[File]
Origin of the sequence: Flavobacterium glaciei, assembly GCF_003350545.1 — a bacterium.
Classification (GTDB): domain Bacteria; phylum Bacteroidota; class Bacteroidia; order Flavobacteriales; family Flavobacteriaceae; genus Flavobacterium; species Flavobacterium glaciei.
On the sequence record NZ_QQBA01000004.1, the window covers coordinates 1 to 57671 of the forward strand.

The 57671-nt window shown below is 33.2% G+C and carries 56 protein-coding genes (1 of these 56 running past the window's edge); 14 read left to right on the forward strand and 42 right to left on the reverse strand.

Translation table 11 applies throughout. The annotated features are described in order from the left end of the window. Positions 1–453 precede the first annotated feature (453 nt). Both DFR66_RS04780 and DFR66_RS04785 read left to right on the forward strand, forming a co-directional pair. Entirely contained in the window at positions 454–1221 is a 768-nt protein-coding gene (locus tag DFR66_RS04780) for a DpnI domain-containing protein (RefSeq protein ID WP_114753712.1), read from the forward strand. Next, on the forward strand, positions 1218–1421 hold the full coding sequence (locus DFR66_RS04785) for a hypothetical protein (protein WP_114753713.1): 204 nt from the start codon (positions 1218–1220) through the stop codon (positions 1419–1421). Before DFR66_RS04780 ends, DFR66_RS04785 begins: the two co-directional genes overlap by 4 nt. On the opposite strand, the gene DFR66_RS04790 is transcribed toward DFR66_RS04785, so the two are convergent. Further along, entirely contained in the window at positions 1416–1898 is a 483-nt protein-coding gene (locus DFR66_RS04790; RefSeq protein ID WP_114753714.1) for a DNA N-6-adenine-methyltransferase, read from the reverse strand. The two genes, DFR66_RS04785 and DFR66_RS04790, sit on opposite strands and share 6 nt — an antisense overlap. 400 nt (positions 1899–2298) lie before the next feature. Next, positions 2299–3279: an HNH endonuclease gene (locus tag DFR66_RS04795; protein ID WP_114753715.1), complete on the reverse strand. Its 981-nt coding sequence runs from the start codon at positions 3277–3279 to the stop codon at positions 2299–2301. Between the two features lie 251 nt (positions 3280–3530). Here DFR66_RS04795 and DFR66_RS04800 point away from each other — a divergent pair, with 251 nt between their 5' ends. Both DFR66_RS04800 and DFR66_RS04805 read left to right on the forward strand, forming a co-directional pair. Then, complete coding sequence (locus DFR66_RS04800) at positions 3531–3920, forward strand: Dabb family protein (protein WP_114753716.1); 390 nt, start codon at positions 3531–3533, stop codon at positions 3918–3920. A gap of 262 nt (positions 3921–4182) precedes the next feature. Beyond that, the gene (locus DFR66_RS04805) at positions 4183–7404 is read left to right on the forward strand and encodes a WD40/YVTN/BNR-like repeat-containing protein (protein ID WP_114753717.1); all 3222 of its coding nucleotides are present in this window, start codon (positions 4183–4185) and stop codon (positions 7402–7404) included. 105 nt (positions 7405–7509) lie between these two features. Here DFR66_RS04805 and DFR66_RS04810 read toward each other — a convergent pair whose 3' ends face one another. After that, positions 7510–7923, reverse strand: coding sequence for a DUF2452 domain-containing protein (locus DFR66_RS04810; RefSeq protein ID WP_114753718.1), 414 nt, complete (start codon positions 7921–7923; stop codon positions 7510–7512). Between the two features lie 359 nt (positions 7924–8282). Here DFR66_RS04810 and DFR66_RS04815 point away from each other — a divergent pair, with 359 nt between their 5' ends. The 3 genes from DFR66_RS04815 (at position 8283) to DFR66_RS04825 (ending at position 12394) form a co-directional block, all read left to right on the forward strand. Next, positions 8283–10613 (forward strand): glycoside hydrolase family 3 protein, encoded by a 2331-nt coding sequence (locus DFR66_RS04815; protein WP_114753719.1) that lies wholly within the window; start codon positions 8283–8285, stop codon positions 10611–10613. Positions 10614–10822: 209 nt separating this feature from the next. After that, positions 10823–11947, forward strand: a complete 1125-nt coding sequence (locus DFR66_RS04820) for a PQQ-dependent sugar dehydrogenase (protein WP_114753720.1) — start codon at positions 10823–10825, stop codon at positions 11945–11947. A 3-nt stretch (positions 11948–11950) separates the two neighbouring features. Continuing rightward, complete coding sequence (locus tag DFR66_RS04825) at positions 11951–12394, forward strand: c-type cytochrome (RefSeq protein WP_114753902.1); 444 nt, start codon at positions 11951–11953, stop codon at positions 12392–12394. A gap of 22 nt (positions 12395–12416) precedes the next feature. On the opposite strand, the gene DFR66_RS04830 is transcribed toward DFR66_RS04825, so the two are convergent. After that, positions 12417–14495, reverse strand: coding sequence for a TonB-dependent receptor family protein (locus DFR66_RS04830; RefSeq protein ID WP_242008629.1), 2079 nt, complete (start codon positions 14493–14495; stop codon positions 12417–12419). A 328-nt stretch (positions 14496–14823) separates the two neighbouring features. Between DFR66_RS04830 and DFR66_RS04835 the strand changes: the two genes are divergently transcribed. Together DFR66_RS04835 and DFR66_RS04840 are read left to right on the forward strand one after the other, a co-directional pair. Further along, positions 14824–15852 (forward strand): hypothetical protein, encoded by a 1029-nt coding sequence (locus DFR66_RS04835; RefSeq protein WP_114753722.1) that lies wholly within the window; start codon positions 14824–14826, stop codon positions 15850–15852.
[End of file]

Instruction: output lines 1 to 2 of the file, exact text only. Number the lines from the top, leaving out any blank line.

Origin of the sequence: Flavobacterium glaciei, assembly GCF_003350545.1 — a bacterium.
Classification (GTDB): domain Bacteria; phylum Bacteroidota; class Bacteroidia; order Flavobacteriales; family Flavobacteriaceae; genus Flavobacterium; species Flavobacterium glaciei.